Updated August 21, 2013 at 9:50 a.m.
Superintendent Vargas understood the ministers' request for a meeting concerned an employee matter, and he cannot legally discuss such issues, according to Chip Partner, the district's spokesperson.
With regards to concerns about the school day scheduling changes, Partner says that parents in some schools were notified well in advance of the scheduling changes. But the state just approved the plans for the schedule changes in another group of schools only days ago. The notification of those changes was included in the district's calendar it mails to parents. The calendar is for the 2013-2014 school year and provides parents with information about events, activities, and important contact information.
The Baptist Ministers Alliance and Rochester Ministers At Large say they are angry over the city school district's plans to extend the school day at some schools. They say that the plans weren't properly explained to parents.“[The district has] a knack for making decisions on behalf of our children that the parents don’t even know anything about,” says the Rev. Willie Harvey, a spokesperson for the ministers.
A 2007 federal court order required New York to provide inmates with "serious" mental illness more treatment while in solitary. And a follow-up law enacted in 2011 all but bans such inmates from being put there altogether.
But something odd has happened: Since protections were first added, the number of inmates diagnosed with severe mental illness has dropped. The number of inmates diagnosed with "serious" mental illness is down 33 percent since 2007, compared to a 13 percent decrease in the state's prison population.
A larger portion of inmates flagged for mental issues are now being given more modest diagnoses, such as adjustment disorders or minor mood disorders.
First it was mayoral control; now we may be looking at Albany control of some urban school districts. The very idea is almost laughable. We’re talking about Albany, New York, frequently described as the most dysfunctional state government in the country.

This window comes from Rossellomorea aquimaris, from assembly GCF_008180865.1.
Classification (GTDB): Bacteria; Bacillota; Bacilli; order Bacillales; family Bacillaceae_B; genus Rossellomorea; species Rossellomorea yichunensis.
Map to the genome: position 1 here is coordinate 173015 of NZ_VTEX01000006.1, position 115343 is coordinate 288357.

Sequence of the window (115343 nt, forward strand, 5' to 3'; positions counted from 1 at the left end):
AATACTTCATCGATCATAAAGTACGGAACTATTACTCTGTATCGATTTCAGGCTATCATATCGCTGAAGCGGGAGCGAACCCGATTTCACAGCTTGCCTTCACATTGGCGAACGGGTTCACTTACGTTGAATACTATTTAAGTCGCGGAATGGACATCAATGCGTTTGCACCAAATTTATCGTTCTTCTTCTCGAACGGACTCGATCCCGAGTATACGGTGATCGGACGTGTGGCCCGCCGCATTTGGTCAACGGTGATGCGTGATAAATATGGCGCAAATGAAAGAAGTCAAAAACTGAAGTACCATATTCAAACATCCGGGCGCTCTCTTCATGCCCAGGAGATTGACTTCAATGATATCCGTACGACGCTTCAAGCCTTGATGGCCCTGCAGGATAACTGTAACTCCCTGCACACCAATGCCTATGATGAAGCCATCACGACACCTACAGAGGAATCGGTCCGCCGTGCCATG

But New York Education Commissioner John King is pushing for a bill that would allow the Board of Regents to take over school districts with histories of low academic performance or financial problems.
Emily Richmond, a blogger for the National Education Writers Association, makes a couple of interesting observations in a recent article about state takeovers of schools. New Jersey Governor Chris Christie is pushing to take over Camden’s school district. And the Jersey City, Paterson, and Newark districts are already under the state’s control. The latter has been under state control since 1995, and it continues to struggle, writes Richmond.
The Jersey districts are predominantly high poverty and high minority districts, which could describe school districts in many urban areas, including Rochester. Advocates for state control use many of the same reasons as advocates for mayoral control: low test scores, low graduation rates, and union resistance to change.
And the problems with state control have a familiar ring, too. It’s a dramatic change that doesn’t produce immediate results, and may not improve student achievement at all. State control often injects political mayhem into districts, particularly when it comes to choosing new leadership.
Out go elected boards and in come appointees, often cronies and loyalists.
Wiping the slate clean and creating an entirely new school system seems to have a little more promise, writes Richmond. That’s what happened in New Orleans after hurricane Katrina.
Parents and voters should think about letting legislators give King and the Board of Regents any more power. New York isn’t flourishing with solutions from Albany.
The developer of the proposed Westport Crossing project in Pittsford — better known as 75 Monroe Avenue — is now suing the Village of Pittsford to stop it from applying a section of its local laws. Although the suit deals only with this development, it could ultimately have a broader effect, preventing village residents from appealing Planning Board decisions through the village Board of Trustees.
The village has a law on the books that lets any "applicant or interested person" appeal a Planning Board decision via the village board. And that's just what the Friends of Pittsford Village and two village residents, Justin Vlietstra and Michael Reynolds, did on July 17, challenging the Planning Board's July 10 preliminary approval of the project's site plan.
Vlietstra, Reynolds, and the Friends group said that the site plan failed to meet criteria set by the village board in a regulating plan. That plan, which the village board approved in December, basically sketches out the allowed number and size of the buildings as well as the approved footprint of the project.
Earlier this week, the project's developer, Pittsford Canalside Properties LLC — an affiliate of Mark IV Enterprises — filed suit against the village challenging the law that permits the appeal by Vlietstra, Reynolds, and the Friends.